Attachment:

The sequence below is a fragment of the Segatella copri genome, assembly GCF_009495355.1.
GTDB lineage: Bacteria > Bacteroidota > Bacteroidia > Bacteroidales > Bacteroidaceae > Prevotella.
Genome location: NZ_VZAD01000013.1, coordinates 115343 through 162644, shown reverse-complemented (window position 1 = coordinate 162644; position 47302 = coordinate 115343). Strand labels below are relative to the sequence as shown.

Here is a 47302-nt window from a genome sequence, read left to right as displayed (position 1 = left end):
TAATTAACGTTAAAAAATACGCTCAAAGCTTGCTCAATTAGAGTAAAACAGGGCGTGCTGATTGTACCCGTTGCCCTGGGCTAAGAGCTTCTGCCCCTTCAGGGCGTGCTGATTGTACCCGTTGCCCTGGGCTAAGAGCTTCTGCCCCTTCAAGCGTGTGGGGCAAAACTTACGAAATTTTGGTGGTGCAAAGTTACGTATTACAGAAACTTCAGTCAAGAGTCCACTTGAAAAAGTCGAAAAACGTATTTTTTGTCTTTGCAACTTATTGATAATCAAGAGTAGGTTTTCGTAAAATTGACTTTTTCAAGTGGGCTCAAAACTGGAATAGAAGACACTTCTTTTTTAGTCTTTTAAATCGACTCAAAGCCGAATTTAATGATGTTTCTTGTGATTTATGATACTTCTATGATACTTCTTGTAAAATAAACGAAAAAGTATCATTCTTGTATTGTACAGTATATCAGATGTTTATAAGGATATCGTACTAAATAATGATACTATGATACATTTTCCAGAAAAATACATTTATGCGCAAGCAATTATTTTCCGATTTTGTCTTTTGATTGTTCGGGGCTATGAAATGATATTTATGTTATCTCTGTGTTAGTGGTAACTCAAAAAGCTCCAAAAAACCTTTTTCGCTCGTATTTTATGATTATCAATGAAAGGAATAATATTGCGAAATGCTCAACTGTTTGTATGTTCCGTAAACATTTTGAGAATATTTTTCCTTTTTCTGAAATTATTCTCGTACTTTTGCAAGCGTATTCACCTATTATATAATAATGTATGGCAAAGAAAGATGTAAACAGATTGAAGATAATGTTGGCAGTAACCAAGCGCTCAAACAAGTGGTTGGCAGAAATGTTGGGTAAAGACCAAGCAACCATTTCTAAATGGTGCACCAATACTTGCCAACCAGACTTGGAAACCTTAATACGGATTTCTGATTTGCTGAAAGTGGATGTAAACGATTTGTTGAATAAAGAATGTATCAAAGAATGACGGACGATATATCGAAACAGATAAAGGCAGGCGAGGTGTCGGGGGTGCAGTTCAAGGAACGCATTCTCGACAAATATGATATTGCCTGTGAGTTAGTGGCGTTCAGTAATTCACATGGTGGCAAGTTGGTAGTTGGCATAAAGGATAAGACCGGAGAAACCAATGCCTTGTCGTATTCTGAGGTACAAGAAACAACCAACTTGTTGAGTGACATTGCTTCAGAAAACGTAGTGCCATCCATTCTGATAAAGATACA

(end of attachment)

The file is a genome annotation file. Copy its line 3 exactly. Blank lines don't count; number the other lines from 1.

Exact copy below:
Genome location: NZ_VZAD01000013.1, coordinates 115343 through 162644, shown reverse-complemented (window position 1 = coordinate 162644; position 47302 = coordinate 115343). Strand labels below are relative to the sequence as shown.